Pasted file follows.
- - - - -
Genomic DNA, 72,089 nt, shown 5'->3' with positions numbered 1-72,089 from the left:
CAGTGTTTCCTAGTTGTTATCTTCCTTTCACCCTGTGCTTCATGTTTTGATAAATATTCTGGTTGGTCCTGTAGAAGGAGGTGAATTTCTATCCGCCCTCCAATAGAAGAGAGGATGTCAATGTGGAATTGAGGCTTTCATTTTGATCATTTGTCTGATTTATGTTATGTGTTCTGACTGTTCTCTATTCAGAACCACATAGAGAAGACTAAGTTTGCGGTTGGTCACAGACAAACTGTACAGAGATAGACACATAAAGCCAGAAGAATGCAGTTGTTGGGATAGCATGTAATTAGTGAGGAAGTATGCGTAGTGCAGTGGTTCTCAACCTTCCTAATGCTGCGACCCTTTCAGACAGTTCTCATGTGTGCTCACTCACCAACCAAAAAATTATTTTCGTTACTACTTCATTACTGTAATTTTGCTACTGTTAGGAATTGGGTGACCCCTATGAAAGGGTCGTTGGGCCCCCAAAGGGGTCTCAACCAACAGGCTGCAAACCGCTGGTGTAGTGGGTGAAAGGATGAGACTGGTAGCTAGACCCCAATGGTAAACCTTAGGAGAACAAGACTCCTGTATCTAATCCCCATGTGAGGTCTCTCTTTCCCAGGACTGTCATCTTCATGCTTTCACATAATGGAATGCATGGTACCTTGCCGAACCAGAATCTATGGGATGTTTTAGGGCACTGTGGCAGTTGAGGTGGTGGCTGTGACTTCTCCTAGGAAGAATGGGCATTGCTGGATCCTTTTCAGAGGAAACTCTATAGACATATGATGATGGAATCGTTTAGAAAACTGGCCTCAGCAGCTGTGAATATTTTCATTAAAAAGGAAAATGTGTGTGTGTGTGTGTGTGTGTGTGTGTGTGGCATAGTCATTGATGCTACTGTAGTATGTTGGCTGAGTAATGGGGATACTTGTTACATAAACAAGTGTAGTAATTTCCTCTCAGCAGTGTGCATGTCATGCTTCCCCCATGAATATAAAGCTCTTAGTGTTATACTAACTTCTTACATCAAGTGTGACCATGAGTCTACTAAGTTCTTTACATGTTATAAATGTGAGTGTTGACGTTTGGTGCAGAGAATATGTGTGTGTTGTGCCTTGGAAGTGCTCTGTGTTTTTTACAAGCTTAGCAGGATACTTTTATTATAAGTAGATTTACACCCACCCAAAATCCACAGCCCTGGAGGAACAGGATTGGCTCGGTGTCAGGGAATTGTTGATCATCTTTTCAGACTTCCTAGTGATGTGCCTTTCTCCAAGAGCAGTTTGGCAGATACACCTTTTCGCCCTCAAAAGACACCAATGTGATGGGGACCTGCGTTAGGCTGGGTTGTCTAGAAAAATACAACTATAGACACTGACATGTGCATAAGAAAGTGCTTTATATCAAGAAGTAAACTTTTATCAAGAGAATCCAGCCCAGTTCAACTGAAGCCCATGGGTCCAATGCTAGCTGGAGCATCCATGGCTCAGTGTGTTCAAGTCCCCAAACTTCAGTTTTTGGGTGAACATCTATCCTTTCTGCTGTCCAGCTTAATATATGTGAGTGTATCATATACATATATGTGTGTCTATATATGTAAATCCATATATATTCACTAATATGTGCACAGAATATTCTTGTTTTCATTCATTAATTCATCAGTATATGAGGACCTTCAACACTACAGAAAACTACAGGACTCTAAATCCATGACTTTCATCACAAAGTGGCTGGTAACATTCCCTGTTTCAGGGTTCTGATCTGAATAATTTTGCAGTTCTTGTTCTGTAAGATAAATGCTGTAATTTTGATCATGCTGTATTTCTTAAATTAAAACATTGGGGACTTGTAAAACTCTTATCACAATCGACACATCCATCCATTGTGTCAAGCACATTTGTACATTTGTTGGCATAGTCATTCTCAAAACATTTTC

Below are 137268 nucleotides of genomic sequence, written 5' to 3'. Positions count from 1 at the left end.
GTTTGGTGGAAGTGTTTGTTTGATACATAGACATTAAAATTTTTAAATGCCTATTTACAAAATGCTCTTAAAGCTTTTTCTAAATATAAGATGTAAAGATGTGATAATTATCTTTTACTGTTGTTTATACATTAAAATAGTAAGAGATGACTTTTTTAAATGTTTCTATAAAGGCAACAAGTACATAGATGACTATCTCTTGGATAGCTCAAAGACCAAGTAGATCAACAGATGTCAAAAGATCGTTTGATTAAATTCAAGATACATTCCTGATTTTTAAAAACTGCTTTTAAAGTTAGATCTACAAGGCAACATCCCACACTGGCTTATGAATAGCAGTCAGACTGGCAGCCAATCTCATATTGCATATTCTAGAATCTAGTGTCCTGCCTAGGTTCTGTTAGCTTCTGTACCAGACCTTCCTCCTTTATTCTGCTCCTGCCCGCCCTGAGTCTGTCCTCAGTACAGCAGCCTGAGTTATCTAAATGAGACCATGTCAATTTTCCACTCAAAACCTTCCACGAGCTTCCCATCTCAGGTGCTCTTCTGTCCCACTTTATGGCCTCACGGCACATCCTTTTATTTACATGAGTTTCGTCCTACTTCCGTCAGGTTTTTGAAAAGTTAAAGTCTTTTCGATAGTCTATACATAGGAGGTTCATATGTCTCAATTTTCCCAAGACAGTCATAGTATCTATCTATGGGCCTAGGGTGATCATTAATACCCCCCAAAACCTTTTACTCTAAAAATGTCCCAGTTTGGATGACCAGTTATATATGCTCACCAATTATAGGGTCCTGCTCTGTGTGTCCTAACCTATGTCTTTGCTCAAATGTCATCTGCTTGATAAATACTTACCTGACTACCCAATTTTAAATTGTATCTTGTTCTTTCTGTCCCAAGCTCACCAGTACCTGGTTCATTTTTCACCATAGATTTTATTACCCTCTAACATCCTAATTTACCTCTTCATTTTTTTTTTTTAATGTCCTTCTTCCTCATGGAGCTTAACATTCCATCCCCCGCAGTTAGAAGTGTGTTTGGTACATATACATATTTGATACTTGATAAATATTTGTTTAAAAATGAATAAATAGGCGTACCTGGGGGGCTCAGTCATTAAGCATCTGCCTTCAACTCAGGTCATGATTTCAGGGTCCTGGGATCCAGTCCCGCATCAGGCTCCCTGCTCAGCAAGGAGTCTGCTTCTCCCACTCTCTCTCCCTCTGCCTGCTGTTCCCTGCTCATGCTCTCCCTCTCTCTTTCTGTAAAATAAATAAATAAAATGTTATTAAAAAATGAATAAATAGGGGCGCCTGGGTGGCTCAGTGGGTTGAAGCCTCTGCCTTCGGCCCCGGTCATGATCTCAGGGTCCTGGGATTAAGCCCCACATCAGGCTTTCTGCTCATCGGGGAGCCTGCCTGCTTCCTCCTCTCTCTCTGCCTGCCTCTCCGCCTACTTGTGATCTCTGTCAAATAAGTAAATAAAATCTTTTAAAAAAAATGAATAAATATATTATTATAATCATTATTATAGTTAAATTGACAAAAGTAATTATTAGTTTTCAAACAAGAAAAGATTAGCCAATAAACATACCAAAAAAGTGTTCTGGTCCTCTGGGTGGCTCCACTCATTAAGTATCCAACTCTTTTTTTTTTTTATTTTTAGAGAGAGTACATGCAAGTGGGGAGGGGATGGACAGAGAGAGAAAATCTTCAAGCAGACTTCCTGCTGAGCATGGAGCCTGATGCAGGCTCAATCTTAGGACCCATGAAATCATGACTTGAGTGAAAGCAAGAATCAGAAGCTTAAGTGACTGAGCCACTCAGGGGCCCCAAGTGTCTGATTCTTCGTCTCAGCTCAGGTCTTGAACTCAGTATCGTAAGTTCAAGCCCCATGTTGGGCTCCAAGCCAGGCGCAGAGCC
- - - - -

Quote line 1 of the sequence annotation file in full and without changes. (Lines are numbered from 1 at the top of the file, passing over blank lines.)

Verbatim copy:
Genomic DNA, 72,089 nt, shown 5'->3' with positions numbered 1-72,089 from the left: